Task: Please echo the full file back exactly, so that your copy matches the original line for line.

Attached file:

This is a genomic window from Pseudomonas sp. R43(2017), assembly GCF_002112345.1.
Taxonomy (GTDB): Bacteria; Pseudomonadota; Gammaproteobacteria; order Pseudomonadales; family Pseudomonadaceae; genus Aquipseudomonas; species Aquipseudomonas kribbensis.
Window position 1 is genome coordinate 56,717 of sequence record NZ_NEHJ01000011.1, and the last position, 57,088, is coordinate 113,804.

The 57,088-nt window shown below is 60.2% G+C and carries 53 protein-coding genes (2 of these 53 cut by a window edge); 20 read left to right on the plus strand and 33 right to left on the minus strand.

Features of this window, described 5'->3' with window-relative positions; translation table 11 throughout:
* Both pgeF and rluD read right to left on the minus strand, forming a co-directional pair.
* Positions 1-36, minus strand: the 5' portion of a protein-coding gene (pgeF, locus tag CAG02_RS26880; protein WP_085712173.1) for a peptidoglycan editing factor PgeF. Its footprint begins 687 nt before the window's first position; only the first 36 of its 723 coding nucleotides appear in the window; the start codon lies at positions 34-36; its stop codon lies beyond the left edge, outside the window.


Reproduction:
This is a genomic window from Pseudomonas sp. R43(2017), assembly GCF_002112345.1.
Taxonomy (GTDB): Bacteria; Pseudomonadota; Gammaproteobacteria; order Pseudomonadales; family Pseudomonadaceae; genus Aquipseudomonas; species Aquipseudomonas kribbensis.
Window position 1 is genome coordinate 56,717 of sequence record NZ_NEHJ01000011.1, and the last position, 57,088, is coordinate 113,804.

The 57,088-nt window shown below is 60.2% G+C and carries 53 protein-coding genes (2 of these 53 cut by a window edge); 20 read left to right on the plus strand and 33 right to left on the minus strand.

Features of this window, described 5'->3' with window-relative positions; translation table 11 throughout:
* Both pgeF and rluD read right to left on the minus strand, forming a co-directional pair.
* Positions 1-36, minus strand: the 5' portion of a protein-coding gene (pgeF, locus tag CAG02_RS26880; protein WP_085712173.1) for a peptidoglycan editing factor PgeF. Its footprint begins 687 nt before the window's first position; only the first 36 of its 723 coding nucleotides appear in the window; the start codon lies at positions 34-36; its stop codon lies beyond the left edge, outside the window.